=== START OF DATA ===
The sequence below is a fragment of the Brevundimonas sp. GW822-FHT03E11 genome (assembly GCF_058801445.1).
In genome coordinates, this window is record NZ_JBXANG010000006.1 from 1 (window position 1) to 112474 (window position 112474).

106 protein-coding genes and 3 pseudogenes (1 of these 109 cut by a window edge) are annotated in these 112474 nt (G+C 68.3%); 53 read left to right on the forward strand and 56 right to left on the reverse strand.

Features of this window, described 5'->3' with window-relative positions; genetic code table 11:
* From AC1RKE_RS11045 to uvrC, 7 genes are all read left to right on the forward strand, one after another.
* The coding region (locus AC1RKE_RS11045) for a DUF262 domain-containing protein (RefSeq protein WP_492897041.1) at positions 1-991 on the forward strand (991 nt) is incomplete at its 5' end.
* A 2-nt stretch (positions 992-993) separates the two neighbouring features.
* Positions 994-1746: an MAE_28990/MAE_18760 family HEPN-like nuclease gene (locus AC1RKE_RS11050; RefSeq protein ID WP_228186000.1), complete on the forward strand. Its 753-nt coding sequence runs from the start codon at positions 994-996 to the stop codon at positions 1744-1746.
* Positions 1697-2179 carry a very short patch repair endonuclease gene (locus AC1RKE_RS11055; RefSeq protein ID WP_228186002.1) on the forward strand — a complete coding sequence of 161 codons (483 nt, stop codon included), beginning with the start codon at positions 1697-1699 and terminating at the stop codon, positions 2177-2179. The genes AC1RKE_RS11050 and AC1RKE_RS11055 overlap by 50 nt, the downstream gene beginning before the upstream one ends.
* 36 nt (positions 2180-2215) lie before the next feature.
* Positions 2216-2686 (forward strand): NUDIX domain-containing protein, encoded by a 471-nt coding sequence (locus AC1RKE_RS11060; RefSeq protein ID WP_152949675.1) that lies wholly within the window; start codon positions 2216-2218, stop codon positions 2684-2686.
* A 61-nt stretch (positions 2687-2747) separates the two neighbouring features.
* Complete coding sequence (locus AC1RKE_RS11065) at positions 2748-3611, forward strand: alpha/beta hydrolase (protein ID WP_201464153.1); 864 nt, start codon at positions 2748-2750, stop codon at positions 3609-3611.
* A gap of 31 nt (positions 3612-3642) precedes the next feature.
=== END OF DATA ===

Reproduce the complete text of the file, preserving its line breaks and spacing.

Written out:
The sequence below is a fragment of the Brevundimonas sp. GW822-FHT03E11 genome (assembly GCF_058801445.1).
In genome coordinates, this window is record NZ_JBXANG010000006.1 from 1 (window position 1) to 112474 (window position 112474).

106 protein-coding genes and 3 pseudogenes (1 of these 109 cut by a window edge) are annotated in these 112474 nt (G+C 68.3%); 53 read left to right on the forward strand and 56 right to left on the reverse strand.

Features of this window, described 5'->3' with window-relative positions; genetic code table 11:
* From AC1RKE_RS11045 to uvrC, 7 genes are all read left to right on the forward strand, one after another.
* The coding region (locus AC1RKE_RS11045) for a DUF262 domain-containing protein (RefSeq protein WP_492897041.1) at positions 1-991 on the forward strand (991 nt) is incomplete at its 5' end.
* A 2-nt stretch (positions 992-993) separates the two neighbouring features.
* Positions 994-1746: an MAE_28990/MAE_18760 family HEPN-like nuclease gene (locus AC1RKE_RS11050; RefSeq protein ID WP_228186000.1), complete on the forward strand. Its 753-nt coding sequence runs from the start codon at positions 994-996 to the stop codon at positions 1744-1746.
* Positions 1697-2179 carry a very short patch repair endonuclease gene (locus AC1RKE_RS11055; RefSeq protein ID WP_228186002.1) on the forward strand — a complete coding sequence of 161 codons (483 nt, stop codon included), beginning with the start codon at positions 1697-1699 and terminating at the stop codon, positions 2177-2179. The genes AC1RKE_RS11050 and AC1RKE_RS11055 overlap by 50 nt, the downstream gene beginning before the upstream one ends.
* 36 nt (positions 2180-2215) lie before the next feature.
* Positions 2216-2686 (forward strand): NUDIX domain-containing protein, encoded by a 471-nt coding sequence (locus AC1RKE_RS11060; RefSeq protein ID WP_152949675.1) that lies wholly within the window; start codon positions 2216-2218, stop codon positions 2684-2686.
* A 61-nt stretch (positions 2687-2747) separates the two neighbouring features.
* Complete coding sequence (locus AC1RKE_RS11065) at positions 2748-3611, forward strand: alpha/beta hydrolase (protein ID WP_201464153.1); 864 nt, start codon at positions 2748-2750, stop codon at positions 3609-3611.
* A gap of 31 nt (positions 3612-3642) precedes the next feature.